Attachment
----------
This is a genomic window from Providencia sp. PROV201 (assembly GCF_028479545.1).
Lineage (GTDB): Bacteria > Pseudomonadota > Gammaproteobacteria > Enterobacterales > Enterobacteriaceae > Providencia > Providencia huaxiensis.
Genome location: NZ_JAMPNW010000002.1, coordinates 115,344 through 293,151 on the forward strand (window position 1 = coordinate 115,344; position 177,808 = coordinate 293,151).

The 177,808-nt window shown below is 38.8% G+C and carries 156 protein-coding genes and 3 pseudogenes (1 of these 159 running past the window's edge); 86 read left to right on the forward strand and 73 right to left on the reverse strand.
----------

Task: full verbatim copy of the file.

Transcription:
This is a genomic window from Providencia sp. PROV201 (assembly GCF_028479545.1).
Lineage (GTDB): Bacteria > Pseudomonadota > Gammaproteobacteria > Enterobacterales > Enterobacteriaceae > Providencia > Providencia huaxiensis.
Genome location: NZ_JAMPNW010000002.1, coordinates 115,344 through 293,151 on the forward strand (window position 1 = coordinate 115,344; position 177,808 = coordinate 293,151).

The 177,808-nt window shown below is 38.8% G+C and carries 156 protein-coding genes and 3 pseudogenes (1 of these 159 running past the window's edge); 86 read left to right on the forward strand and 73 right to left on the reverse strand.